emember the New York Observer’s nasty critique of Marcus Samuelsson and his new book in June? You know — the one that says the Red Rooster doesn’t belong in Harlem because real Harlemites prefer Ms. Mamie’s, Amy Ruth’s and takeout? Yeah, that silly article.
Well Marcus Samuelsson took the time in an interview with the Washington Post to clean the Observer’s clock. Here’s the relevant excerpt. The Post interviewer’s name is Tim Carman and his initials TC.
MS: That’s also giving it a lot of thought. The other quick answer is that maybe he wanted to punch up.
TC: Punch up?
MS: Are you kidding me? It’s a joke. You’re dealing with a guy who doesn’t want to enter a conversation. Even discussing it is a waste of time. I trust the New York Times. I trust The Washington Post. I trust the New York Herald. I trust the Tribune. I trust the journalists that I’ve read and that have carefully thought about what to [say], and then render their judgment. I also trust my own work. I have zero interest to get into people who want to get famous. There’s two ways to get famous. There used to be one way: You worked really hard, and you were really good. That was the only way to get known. I still believe in that one. So if I poured a beer on you and we put that on YouTube, maybe we’ll get 4 million hits. I have zero interest in that.
I can tell you my reality: I moved myself from Midtown 10 years ago. I looked at Harlem, at 22 percent unemployment. I look at that block where [Red] Rooster is today, where there’s zero unemployment. I look at the 110 employees that I have, where 80 of them come from Harlem. I’m not here to defend garbage; I trust my work. It takes an incredible amount of effort, an incredible amount of skill to do that. To even answer garbage, why should I lower myself to that level? I, as a mentor, as a mentee, as an employee, as a chef, I have a responsibility, and it’s not to go bottom fishing and enter garbage. It is to rise above and be the person that I set out to [be]. So I hold myself to that standard. Garbage will come.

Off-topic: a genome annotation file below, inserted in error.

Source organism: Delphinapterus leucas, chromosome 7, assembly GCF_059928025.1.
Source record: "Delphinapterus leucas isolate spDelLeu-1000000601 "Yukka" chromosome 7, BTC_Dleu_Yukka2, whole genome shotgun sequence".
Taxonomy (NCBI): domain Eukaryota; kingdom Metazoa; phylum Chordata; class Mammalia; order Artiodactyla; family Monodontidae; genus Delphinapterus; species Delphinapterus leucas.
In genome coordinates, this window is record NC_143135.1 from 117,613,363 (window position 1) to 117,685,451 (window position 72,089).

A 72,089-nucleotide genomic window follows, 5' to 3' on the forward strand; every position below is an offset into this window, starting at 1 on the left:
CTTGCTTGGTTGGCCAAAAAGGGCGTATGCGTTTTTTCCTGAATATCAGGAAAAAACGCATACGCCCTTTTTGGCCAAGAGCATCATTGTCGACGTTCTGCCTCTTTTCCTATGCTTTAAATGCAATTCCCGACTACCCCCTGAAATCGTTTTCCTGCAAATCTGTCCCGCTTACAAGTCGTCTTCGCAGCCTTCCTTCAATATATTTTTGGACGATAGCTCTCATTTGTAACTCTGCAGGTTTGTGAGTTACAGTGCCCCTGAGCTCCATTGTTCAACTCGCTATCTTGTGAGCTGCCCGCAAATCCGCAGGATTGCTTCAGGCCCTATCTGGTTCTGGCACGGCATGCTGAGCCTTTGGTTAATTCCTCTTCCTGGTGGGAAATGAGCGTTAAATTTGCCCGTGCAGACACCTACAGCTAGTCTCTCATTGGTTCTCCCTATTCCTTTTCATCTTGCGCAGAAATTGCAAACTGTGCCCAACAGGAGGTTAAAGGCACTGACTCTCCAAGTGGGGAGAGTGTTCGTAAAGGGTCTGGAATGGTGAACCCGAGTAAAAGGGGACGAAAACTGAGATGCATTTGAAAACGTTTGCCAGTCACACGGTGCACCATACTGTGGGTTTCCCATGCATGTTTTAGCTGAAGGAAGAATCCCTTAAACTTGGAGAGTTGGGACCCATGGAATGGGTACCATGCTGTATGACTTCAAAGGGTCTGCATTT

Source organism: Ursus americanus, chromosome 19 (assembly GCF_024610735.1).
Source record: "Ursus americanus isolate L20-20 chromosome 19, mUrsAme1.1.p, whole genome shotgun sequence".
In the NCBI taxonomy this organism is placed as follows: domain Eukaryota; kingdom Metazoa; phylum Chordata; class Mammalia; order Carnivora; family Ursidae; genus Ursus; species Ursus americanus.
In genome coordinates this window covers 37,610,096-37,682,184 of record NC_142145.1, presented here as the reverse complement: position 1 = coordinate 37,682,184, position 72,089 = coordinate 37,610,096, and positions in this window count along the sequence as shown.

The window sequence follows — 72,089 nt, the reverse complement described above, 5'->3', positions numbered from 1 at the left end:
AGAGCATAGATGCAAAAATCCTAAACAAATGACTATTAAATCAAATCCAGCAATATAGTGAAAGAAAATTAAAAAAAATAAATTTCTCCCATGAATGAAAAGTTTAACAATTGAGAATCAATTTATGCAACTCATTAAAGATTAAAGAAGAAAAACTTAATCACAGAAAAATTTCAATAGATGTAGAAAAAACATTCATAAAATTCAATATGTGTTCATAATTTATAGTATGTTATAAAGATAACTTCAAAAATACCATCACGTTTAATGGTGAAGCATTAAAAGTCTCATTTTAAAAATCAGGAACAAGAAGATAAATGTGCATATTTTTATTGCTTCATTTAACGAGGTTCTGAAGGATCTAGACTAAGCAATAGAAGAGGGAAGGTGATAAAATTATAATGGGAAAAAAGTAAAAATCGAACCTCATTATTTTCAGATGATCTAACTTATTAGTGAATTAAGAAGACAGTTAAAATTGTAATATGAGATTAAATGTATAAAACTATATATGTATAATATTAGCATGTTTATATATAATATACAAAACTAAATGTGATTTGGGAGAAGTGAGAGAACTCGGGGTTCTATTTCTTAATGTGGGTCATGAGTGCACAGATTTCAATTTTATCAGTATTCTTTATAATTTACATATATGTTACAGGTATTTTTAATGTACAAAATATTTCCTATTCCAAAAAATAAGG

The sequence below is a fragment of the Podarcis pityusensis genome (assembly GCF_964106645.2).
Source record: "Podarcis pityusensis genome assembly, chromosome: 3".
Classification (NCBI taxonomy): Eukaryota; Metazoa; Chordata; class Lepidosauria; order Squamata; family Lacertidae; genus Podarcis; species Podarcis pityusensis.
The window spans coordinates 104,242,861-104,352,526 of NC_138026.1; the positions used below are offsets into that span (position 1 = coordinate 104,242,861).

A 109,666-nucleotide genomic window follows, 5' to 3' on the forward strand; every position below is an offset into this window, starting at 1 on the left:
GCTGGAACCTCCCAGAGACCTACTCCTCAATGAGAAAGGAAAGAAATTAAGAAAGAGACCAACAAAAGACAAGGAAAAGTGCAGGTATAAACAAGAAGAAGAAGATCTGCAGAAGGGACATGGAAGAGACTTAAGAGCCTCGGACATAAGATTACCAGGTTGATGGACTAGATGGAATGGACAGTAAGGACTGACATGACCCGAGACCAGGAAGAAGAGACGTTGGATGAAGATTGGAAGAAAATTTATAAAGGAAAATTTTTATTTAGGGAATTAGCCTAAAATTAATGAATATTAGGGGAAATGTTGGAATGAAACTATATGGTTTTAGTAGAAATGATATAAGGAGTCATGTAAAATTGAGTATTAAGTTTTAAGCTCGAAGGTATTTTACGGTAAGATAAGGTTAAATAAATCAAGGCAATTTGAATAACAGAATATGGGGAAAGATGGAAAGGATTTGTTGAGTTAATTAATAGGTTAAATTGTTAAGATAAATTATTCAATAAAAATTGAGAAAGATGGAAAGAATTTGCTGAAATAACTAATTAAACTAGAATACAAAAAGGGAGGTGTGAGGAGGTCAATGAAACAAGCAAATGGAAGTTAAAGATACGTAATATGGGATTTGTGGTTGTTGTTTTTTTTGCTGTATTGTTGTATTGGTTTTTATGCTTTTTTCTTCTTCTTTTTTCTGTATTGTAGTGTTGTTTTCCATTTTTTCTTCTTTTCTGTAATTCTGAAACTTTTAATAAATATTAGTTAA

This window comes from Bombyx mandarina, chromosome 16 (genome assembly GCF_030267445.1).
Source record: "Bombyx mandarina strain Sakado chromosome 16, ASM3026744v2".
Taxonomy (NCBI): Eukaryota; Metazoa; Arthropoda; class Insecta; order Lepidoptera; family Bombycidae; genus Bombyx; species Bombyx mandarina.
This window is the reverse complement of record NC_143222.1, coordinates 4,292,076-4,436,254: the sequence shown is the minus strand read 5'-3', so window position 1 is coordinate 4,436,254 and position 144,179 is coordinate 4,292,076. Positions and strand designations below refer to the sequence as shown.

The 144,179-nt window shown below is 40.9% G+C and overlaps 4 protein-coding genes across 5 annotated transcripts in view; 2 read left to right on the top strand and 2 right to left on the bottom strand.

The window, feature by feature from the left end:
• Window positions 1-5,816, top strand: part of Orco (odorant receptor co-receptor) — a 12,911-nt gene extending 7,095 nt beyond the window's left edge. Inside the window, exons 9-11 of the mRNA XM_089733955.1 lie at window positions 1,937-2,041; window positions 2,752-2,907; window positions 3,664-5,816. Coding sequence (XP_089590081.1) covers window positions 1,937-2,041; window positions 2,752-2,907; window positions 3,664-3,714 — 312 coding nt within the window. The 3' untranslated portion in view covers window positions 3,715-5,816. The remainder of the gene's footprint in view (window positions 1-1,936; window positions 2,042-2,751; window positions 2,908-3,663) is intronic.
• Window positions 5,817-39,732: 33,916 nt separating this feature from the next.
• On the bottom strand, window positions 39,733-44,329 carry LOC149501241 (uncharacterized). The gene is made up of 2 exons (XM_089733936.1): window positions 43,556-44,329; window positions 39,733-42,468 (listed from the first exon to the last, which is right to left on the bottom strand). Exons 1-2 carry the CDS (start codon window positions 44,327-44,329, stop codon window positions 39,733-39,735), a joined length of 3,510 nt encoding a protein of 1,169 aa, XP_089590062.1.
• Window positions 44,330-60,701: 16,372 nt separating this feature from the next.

Criticism is part of the creative man’s journey, and I appreciate it. Garbage is not part [of it]. I see the game. The game is about punching up today. The game is about ‘Here’s somebody that does something great. Well, rather than applaud it, I can now punch up and be part of that conversation.’ What’s fascinating today is that . . . before, there was not an outlet for that garbage, and today, real platforms are actually writing about that. That’s what’s fascinating to me; the real platforms are lowering their guard.
I don’t know Samuelsson personally, but Eddie Huang’s essay was ridiculous.
Yes, other black chefs deserve attention. Yes, Samuelsson would probably get far less attention if he didn’t have white adoptive parents or if he were an Ethiopian chef serving Ethiopian food. But an article by an Asian-American man telling an African-American man that he shouldn’t open a restaurant in Harlem that employs 110 people — the vast majority of them black and from Harlem — is something that only the attention-desperate Internet can produce.
It might be hard for Eddie Huang to imagine that Harlem residents and non-residents are capable of enjoying Amy Ruth’s, Miss Mamie’s, Sister’s Caribbean, and Red Rooster. The old and the new are not mutually exclusive. Red Rooster is always packed with locals and outsiders because it’s one of the few places in the neighborhood where we can get dressed up for a night out. And what exactly is wrong with luring crowds of Upper East and West Siders to Harlem and getting them to spend money here?